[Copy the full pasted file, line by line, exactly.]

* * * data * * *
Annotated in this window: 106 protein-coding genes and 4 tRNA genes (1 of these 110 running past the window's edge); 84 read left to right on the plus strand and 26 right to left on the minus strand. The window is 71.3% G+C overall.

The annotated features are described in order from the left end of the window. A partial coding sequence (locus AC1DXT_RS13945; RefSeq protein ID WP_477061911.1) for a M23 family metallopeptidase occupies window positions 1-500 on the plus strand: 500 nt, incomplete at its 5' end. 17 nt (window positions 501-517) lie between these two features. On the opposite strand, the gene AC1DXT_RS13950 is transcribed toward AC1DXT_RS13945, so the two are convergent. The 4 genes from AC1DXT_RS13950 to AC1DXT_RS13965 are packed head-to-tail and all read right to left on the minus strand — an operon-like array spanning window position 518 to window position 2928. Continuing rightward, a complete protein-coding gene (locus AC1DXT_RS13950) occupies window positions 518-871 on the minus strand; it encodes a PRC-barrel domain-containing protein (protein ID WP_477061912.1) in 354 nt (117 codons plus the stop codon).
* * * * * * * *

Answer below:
Annotated in this window: 106 protein-coding genes and 4 tRNA genes (1 of these 110 running past the window's edge); 84 read left to right on the plus strand and 26 right to left on the minus strand. The window is 71.3% G+C overall.

The annotated features are described in order from the left end of the window. A partial coding sequence (locus AC1DXT_RS13945; RefSeq protein ID WP_477061911.1) for a M23 family metallopeptidase occupies window positions 1-500 on the plus strand: 500 nt, incomplete at its 5' end. 17 nt (window positions 501-517) lie between these two features. On the opposite strand, the gene AC1DXT_RS13950 is transcribed toward AC1DXT_RS13945, so the two are convergent. The 4 genes from AC1DXT_RS13950 to AC1DXT_RS13965 are packed head-to-tail and all read right to left on the minus strand — an operon-like array spanning window position 518 to window position 2928. Continuing rightward, a complete protein-coding gene (locus AC1DXT_RS13950) occupies window positions 518-871 on the minus strand; it encodes a PRC-barrel domain-containing protein (protein ID WP_477061912.1) in 354 nt (117 codons plus the stop codon).